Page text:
I overheard a landscaper yesterday talking to his colleagues about a “wheelbarrel”. This is an occasional mistake people make; indeed when I worked at the Canadian Oxford Dictionary department we had a letter from someone who said she had a bet with her boyfriend about it and a pizza was riding on the outcome! if you want to buy best wheelbarrow check the list. read continue Wheelbarrel vs wheelbarrow .
It’s not surprising that people change “barrow” into “barrel” because “barrow”, originally something like a stretcher on legs with shafts by which it could be lifted, is not a common word anymore. This phenomenon of exchanging an unfamiliar word to a similar sounding familiar one has been quite common over the course of the history of the language. For instance, as we saw earlier, the Old English word “goom” became “groom”.
Another phenomenon favouring the understanding of “Barrow” as “barrel” is that terminal l’s are often swallowed up in speech, or in some varieties of the language turned into a vowel, so some people will say “barrel” as if it were “barrew”.
“Barrel” came into English from French; its ultimate origin is unknown. “Barrow”, on the other hand, like most garden equipment terms, likely goes back to Anglo-Saxon, related to the word “bear” (carry).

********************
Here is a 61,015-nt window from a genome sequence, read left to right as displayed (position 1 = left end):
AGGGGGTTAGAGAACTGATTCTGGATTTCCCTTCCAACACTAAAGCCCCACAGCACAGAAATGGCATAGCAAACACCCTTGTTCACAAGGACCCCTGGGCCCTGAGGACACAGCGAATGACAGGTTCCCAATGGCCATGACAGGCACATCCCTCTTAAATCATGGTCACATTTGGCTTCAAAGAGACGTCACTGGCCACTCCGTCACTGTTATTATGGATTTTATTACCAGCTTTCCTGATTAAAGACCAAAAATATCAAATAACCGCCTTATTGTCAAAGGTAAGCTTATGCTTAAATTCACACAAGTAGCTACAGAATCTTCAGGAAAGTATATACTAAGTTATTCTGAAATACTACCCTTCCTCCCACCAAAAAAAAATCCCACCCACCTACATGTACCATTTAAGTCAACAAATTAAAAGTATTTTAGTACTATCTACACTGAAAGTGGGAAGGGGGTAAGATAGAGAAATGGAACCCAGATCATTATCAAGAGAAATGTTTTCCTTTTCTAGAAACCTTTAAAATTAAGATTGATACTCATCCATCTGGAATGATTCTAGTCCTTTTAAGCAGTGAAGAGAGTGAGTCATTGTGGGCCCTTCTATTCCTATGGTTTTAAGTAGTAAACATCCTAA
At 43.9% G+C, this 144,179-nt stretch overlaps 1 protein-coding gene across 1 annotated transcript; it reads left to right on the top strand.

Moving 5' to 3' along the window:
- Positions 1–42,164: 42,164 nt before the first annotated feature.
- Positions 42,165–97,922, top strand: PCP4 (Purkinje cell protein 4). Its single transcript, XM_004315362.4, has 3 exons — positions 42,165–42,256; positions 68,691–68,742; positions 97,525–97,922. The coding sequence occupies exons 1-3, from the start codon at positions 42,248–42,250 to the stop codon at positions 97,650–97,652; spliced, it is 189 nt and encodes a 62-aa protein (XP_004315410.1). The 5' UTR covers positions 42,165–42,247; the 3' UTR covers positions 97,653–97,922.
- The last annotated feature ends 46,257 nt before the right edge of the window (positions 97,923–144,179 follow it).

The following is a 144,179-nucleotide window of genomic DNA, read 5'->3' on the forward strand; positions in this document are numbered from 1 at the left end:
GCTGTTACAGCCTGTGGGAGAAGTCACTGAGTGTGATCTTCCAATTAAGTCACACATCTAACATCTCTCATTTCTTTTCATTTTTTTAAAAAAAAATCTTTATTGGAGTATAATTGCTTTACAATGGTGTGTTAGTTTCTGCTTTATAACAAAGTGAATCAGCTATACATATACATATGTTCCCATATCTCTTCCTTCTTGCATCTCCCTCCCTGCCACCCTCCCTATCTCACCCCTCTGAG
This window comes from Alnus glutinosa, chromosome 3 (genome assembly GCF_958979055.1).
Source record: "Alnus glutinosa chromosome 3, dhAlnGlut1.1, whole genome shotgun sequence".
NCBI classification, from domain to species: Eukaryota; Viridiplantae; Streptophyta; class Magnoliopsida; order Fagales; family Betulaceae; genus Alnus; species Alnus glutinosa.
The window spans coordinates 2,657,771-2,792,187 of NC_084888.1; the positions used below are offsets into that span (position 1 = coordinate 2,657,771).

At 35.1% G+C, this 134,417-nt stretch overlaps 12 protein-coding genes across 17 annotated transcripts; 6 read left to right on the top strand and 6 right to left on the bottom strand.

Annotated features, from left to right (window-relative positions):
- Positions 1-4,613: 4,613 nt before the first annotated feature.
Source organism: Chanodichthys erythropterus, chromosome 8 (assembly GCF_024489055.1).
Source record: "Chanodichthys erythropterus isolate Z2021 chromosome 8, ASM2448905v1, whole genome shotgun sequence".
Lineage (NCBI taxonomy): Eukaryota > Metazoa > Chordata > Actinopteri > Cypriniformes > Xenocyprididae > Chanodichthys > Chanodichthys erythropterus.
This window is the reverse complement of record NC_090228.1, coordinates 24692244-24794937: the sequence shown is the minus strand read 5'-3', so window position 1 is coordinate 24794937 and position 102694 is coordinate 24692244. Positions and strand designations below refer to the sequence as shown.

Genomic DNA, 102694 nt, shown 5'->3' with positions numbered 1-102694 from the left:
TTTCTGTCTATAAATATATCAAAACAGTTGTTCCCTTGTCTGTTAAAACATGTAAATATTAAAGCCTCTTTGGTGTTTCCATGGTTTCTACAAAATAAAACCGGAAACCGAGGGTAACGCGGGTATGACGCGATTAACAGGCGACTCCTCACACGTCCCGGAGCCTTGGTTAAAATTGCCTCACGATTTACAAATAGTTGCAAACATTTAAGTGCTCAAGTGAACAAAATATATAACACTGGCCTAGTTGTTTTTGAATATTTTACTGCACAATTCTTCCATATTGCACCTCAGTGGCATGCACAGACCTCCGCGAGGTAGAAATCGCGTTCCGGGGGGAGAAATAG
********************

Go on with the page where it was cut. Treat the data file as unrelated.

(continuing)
REMINDER: March 16 “Tea and Wordlady”: Bachelor for Rent: Things You Never Suspected About Canadian English. More info here:
People Reaction: Wheelbarrel vs wheelbarrow
Thanks to everyone for the clarification. I grew up using words that really didn’t properly exist. Such as “arn” instead of “iron” or “crick” intead of “creek”. I did grow up saying wheelbarrow instead of wheelbarrel. So I did have that right, but at some point started to second guess myself. Thinking every word I said was wrong. Growing up in an old coal mining town, I learned all kinds of words that I took for granted as correct. I still find people looking at me with confusion over things I say. Thanks to people such as yourselves I can get some clarification. That being said, I do find beauty in mispronounced words, somehow it warms my heart.
Haha! Well, your heart would have been SO warmed if you had heard me speak as a young child! That moment when you ask for a “Napoleon” ice cream sandwich at the swimming pool snack counter, and amongst all the laughter someone FINALLY tells you that it’s pronounced “neopolitan” … And you sit there thinking-how many times have I said it that way, and all this time I was wrong…” I couldn’t help it though! My parents always said it that way, and unfortunately that wasn’t the only word I eventually (sometimes painfully) discovered I’d been mispronouncing! I quickly made it a priority to learn how to say (and write) things properly, because I didn’t like to be teased, and I also just didn’t want to be wrong (just ‘because’)! Wouldn’t it be nice to see more of this generation wanting to learn proper English ‘just because’? There is actually great power in having a broad vocabulary and learning to effectively express yourself through your words.
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